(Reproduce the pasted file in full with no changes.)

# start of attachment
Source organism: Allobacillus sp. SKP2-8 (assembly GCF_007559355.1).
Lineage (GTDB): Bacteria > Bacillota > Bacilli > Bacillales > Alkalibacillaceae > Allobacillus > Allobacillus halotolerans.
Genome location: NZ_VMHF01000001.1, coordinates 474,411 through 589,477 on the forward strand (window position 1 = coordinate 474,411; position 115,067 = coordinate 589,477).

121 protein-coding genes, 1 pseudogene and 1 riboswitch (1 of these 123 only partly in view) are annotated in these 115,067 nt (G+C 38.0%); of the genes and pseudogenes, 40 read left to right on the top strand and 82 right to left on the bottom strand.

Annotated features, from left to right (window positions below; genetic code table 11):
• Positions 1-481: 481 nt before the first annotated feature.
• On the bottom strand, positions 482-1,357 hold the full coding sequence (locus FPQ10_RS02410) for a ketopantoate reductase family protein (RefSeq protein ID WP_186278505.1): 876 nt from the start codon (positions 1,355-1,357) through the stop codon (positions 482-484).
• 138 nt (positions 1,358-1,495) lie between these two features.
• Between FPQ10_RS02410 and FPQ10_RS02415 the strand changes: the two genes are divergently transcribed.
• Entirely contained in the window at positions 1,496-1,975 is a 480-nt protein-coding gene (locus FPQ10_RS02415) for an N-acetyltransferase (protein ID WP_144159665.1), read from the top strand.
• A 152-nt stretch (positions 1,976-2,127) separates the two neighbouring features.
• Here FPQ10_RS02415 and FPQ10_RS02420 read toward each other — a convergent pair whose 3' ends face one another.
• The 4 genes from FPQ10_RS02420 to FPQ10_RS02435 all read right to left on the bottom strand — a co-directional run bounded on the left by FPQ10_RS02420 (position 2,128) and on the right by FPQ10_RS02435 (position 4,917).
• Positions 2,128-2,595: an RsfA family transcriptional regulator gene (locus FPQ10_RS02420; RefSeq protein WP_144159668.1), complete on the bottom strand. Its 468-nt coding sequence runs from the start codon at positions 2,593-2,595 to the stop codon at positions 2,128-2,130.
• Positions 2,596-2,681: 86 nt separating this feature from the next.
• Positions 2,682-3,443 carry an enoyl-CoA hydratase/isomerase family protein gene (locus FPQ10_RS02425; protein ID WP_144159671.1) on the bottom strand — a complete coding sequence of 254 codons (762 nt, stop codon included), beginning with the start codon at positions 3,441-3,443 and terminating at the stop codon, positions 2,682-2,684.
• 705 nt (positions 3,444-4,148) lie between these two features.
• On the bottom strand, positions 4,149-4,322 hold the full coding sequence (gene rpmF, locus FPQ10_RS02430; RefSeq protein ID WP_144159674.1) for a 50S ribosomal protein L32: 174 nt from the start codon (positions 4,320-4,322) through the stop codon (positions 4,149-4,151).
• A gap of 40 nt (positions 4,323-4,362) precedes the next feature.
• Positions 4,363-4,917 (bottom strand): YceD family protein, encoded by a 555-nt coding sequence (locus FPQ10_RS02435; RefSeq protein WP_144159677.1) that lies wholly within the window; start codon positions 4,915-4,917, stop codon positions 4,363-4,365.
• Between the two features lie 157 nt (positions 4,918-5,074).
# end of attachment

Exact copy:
Source organism: Allobacillus sp. SKP2-8 (assembly GCF_007559355.1).
Lineage (GTDB): Bacteria > Bacillota > Bacilli > Bacillales > Alkalibacillaceae > Allobacillus > Allobacillus halotolerans.
Genome location: NZ_VMHF01000001.1, coordinates 474,411 through 589,477 on the forward strand (window position 1 = coordinate 474,411; position 115,067 = coordinate 589,477).

121 protein-coding genes, 1 pseudogene and 1 riboswitch (1 of these 123 only partly in view) are annotated in these 115,067 nt (G+C 38.0%); of the genes and pseudogenes, 40 read left to right on the top strand and 82 right to left on the bottom strand.

Annotated features, from left to right (window positions below; genetic code table 11):
• Positions 1-481: 481 nt before the first annotated feature.
• On the bottom strand, positions 482-1,357 hold the full coding sequence (locus FPQ10_RS02410) for a ketopantoate reductase family protein (RefSeq protein ID WP_186278505.1): 876 nt from the start codon (positions 1,355-1,357) through the stop codon (positions 482-484).
• 138 nt (positions 1,358-1,495) lie between these two features.
• Between FPQ10_RS02410 and FPQ10_RS02415 the strand changes: the two genes are divergently transcribed.
• Entirely contained in the window at positions 1,496-1,975 is a 480-nt protein-coding gene (locus FPQ10_RS02415) for an N-acetyltransferase (protein ID WP_144159665.1), read from the top strand.
• A 152-nt stretch (positions 1,976-2,127) separates the two neighbouring features.
• Here FPQ10_RS02415 and FPQ10_RS02420 read toward each other — a convergent pair whose 3' ends face one another.
• The 4 genes from FPQ10_RS02420 to FPQ10_RS02435 all read right to left on the bottom strand — a co-directional run bounded on the left by FPQ10_RS02420 (position 2,128) and on the right by FPQ10_RS02435 (position 4,917).
• Positions 2,128-2,595: an RsfA family transcriptional regulator gene (locus FPQ10_RS02420; RefSeq protein WP_144159668.1), complete on the bottom strand. Its 468-nt coding sequence runs from the start codon at positions 2,593-2,595 to the stop codon at positions 2,128-2,130.
• Positions 2,596-2,681: 86 nt separating this feature from the next.
• Positions 2,682-3,443 carry an enoyl-CoA hydratase/isomerase family protein gene (locus FPQ10_RS02425; protein ID WP_144159671.1) on the bottom strand — a complete coding sequence of 254 codons (762 nt, stop codon included), beginning with the start codon at positions 3,441-3,443 and terminating at the stop codon, positions 2,682-2,684.
• 705 nt (positions 3,444-4,148) lie between these two features.
• On the bottom strand, positions 4,149-4,322 hold the full coding sequence (gene rpmF, locus FPQ10_RS02430; RefSeq protein ID WP_144159674.1) for a 50S ribosomal protein L32: 174 nt from the start codon (positions 4,320-4,322) through the stop codon (positions 4,149-4,151).
• A gap of 40 nt (positions 4,323-4,362) precedes the next feature.
• Positions 4,363-4,917 (bottom strand): YceD family protein, encoded by a 555-nt coding sequence (locus FPQ10_RS02435; RefSeq protein WP_144159677.1) that lies wholly within the window; start codon positions 4,915-4,917, stop codon positions 4,363-4,365.
• Between the two features lie 157 nt (positions 4,918-5,074).